Normally when using #import or the new module-aware @import variant, all exported symbols are imported into the file. That is except for modules marked with the explicit keyword, meaning the module needs to be explicitly referenced by name in the import statement. For example:

@import MyFramework;
@import MyFramework_Private;

This gives a lot more control over which headers are available at a given time.


LLVM Modules are one of those bits of glue that help hold things together, but thankfully most people don’t know, and don’t need to know, that they even exist. It’s a great piece of technology that improves our lives in Objective-C, exposes low-level C and C++ to higher-level languages, and lets those languages interoperate easily with Swift. It tidies up some of the legacy problems with C-based languages, improves performance, and makes our day-to-day lives as developers better for it.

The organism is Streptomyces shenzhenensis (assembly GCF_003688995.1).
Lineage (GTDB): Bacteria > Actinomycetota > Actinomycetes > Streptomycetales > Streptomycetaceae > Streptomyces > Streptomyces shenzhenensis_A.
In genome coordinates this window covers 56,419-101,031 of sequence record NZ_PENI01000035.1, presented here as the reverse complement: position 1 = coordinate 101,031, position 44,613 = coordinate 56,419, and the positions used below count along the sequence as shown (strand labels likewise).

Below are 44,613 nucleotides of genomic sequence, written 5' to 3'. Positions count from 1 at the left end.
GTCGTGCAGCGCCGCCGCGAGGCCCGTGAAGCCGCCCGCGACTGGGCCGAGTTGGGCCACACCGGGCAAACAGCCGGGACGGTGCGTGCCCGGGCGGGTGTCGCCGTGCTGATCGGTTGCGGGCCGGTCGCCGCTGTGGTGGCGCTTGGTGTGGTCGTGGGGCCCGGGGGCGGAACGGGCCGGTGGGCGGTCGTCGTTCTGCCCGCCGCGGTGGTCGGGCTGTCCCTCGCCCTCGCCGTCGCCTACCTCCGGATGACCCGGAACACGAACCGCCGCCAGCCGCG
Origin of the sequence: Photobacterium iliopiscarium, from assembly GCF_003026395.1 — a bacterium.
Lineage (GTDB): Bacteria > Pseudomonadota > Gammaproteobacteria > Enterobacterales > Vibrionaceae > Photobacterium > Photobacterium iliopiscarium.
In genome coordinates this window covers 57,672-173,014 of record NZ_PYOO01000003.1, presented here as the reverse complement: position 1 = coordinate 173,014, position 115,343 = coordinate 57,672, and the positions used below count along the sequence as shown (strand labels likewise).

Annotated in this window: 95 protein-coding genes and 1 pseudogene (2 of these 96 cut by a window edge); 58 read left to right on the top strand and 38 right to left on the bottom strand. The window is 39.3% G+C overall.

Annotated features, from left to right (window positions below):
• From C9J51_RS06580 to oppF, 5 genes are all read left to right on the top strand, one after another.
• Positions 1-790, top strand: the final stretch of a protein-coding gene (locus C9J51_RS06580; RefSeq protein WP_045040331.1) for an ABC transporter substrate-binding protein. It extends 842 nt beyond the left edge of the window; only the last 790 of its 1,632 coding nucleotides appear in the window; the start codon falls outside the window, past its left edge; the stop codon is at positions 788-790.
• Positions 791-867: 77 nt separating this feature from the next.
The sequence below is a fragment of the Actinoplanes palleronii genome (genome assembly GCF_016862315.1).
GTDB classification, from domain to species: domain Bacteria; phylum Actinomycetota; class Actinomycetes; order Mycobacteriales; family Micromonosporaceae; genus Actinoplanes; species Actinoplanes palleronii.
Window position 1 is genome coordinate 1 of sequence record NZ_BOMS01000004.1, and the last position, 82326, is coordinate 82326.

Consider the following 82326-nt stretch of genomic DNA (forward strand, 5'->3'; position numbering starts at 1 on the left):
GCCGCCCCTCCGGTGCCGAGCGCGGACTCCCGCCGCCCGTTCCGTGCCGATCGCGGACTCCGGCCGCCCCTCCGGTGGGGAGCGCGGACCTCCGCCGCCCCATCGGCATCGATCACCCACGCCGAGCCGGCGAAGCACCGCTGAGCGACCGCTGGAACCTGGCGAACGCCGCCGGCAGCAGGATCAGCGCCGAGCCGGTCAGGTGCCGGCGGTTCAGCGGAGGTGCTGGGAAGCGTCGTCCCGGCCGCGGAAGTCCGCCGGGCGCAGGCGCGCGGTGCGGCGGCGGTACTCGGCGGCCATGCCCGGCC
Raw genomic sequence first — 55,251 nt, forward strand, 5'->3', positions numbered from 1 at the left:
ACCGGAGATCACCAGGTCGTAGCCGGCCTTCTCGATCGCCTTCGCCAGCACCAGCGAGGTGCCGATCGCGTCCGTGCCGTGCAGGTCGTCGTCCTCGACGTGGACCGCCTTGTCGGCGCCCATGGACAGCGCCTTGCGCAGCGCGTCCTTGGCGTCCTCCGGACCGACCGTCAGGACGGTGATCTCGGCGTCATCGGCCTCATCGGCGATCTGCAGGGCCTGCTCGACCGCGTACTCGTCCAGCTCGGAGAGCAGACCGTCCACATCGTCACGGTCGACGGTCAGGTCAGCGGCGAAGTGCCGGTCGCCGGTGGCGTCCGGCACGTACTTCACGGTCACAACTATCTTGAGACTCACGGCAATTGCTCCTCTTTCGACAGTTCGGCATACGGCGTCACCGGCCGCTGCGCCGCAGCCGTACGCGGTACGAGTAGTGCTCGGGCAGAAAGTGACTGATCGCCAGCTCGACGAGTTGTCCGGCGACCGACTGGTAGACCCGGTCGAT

For those rare cases when you think to yourself “If only I could easily manage my public and private headers”, “I really wish I could divide my framework up into smaller modules”, or “I’d really like to access that C API from Swift”, now you have the knowledge necessary to make that a reality. For more information, please refer to the documentation for LLVM Modules.

What are your thoughts on module maps? What sorts of problems do you force being able to solve with custom maps in your projects? Let me know in the comments, or let me know if you found this helpful. And if you haven’t read it already, go check out my article on Dynamic Frameworks since that dovetails nicely into this article.